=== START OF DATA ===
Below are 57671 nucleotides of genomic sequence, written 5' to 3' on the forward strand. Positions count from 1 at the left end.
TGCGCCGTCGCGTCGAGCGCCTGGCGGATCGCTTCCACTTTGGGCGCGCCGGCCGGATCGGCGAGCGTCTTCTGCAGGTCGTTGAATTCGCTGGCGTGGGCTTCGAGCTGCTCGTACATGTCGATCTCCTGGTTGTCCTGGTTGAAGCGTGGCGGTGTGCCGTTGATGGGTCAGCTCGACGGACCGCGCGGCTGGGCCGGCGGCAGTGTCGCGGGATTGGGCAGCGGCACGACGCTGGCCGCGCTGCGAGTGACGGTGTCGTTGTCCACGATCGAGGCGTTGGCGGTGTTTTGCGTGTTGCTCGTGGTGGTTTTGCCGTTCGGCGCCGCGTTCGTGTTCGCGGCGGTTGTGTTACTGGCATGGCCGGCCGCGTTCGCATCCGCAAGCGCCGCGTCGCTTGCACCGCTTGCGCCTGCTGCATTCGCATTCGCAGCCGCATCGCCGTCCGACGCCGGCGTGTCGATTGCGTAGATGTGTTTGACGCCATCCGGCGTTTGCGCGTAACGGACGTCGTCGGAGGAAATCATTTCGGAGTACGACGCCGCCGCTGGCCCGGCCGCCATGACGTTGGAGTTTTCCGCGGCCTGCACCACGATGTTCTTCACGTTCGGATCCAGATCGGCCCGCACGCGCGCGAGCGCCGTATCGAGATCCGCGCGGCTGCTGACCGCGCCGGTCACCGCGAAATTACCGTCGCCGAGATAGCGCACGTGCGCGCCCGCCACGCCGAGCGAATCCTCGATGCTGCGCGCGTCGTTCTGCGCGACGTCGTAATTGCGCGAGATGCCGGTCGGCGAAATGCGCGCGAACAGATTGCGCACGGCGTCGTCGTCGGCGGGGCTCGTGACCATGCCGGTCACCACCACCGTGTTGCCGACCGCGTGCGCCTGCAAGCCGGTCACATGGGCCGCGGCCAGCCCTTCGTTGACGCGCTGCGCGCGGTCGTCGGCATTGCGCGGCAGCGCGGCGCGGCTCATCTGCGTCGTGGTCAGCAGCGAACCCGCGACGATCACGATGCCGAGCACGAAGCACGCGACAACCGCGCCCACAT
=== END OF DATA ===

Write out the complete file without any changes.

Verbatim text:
Below are 57671 nucleotides of genomic sequence, written 5' to 3' on the forward strand. Positions count from 1 at the left end.
TGCGCCGTCGCGTCGAGCGCCTGGCGGATCGCTTCCACTTTGGGCGCGCCGGCCGGATCGGCGAGCGTCTTCTGCAGGTCGTTGAATTCGCTGGCGTGGGCTTCGAGCTGCTCGTACATGTCGATCTCCTGGTTGTCCTGGTTGAAGCGTGGCGGTGTGCCGTTGATGGGTCAGCTCGACGGACCGCGCGGCTGGGCCGGCGGCAGTGTCGCGGGATTGGGCAGCGGCACGACGCTGGCCGCGCTGCGAGTGACGGTGTCGTTGTCCACGATCGAGGCGTTGGCGGTGTTTTGCGTGTTGCTCGTGGTGGTTTTGCCGTTCGGCGCCGCGTTCGTGTTCGCGGCGGTTGTGTTACTGGCATGGCCGGCCGCGTTCGCATCCGCAAGCGCCGCGTCGCTTGCACCGCTTGCGCCTGCTGCATTCGCATTCGCAGCCGCATCGCCGTCCGACGCCGGCGTGTCGATTGCGTAGATGTGTTTGACGCCATCCGGCGTTTGCGCGTAACGGACGTCGTCGGAGGAAATCATTTCGGAGTACGACGCCGCCGCTGGCCCGGCCGCCATGACGTTGGAGTTTTCCGCGGCCTGCACCACGATGTTCTTCACGTTCGGATCCAGATCGGCCCGCACGCGCGCGAGCGCCGTATCGAGATCCGCGCGGCTGCTGACCGCGCCGGTCACCGCGAAATTACCGTCGCCGAGATAGCGCACGTGCGCGCCCGCCACGCCGAGCGAATCCTCGATGCTGCGCGCGTCGTTCTGCGCGACGTCGTAATTGCGCGAGATGCCGGTCGGCGAAATGCGCGCGAACAGATTGCGCACGGCGTCGTCGTCGGCGGGGCTCGTGACCATGCCGGTCACCACCACCGTGTTGCCGACCGCGTGCGCCTGCAAGCCGGTCACATGGGCCGCGGCCAGCCCTTCGTTGACGCGCTGCGCGCGGTCGTCGGCATTGCGCGGCAGCGCGGCGCGGCTCATCTGCGTCGTGGTCAGCAGCGAACCCGCGACGATCACGATGCCGAGCACGAAGCACGCGACAACCGCGCCCACAT